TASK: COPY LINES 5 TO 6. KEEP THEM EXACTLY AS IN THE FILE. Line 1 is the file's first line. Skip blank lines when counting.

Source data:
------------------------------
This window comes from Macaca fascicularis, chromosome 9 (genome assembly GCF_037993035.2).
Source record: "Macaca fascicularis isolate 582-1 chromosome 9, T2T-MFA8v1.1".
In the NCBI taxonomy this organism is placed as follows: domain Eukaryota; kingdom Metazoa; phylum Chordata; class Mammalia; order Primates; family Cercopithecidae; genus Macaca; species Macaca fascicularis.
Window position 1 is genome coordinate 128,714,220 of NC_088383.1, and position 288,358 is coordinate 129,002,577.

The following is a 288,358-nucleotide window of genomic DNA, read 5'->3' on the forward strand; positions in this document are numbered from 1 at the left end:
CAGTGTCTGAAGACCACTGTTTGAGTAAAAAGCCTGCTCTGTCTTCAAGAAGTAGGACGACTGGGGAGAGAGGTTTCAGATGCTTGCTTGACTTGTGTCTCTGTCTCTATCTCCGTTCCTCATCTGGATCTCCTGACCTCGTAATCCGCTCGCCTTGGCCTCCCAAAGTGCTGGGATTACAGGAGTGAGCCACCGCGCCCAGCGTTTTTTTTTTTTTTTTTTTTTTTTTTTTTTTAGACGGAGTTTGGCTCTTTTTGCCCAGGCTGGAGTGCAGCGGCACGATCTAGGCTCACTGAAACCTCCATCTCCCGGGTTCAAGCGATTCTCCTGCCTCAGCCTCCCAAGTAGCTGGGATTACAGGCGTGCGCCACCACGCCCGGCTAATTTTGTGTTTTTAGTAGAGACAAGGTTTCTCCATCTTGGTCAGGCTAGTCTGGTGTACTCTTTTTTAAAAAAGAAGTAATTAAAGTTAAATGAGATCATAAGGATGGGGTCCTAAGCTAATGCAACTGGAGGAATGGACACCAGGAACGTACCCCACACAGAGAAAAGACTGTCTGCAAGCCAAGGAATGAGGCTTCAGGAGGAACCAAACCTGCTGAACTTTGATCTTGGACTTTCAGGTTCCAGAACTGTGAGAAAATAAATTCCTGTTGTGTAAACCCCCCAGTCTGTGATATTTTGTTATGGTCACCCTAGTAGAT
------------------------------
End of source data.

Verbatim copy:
The following is a 288,358-nucleotide window of genomic DNA, read 5'->3' on the forward strand; positions in this document are numbered from 1 at the left end:
CAGTGTCTGAAGACCACTGTTTGAGTAAAAAGCCTGCTCTGTCTTCAAGAAGTAGGACGACTGGGGAGAGAGGTTTCAGATGCTTGCTTGACTTGTGTCTCTGTCTCTATCTCCGTTCCTCATCTGGATCTCCTGACCTCGTAATCCGCTCGCCTTGGCCTCCCAAAGTGCTGGGATTACAGGAGTGAGCCACCGCGCCCAGCGTTTTTTTTTTTTTTTTTTTTTTTTTTTTTTTAGACGGAGTTTGGCTCTTTTTGCCCAGGCTGGAGTGCAGCGGCACGATCTAGGCTCACTGAAACCTCCATCTCCCGGGTTCAAGCGATTCTCCTGCCTCAGCCTCCCAAGTAGCTGGGATTACAGGCGTGCGCCACCACGCCCGGCTAATTTTGTGTTTTTAGTAGAGACAAGGTTTCTCCATCTTGGTCAGGCTAGTCTGGTGTACTCTTTTTTAAAAAAGAAGTAATTAAAGTTAAATGAGATCATAAGGATGGGGTCCTAAGCTAATGCAACTGGAGGAATGGACACCAGGAACGTACCCCACACAGAGAAAAGACTGTCTGCAAGCCAAGGAATGAGGCTTCAGGAGGAACCAAACCTGCTGAACTTTGATCTTGGACTTTCAGGTTCCAGAACTGTGAGAAAATAAATTCCTGTTGTGTAAACCCCCCAGTCTGTGATATTTTGTTATGGTCACCCTAGTAGAT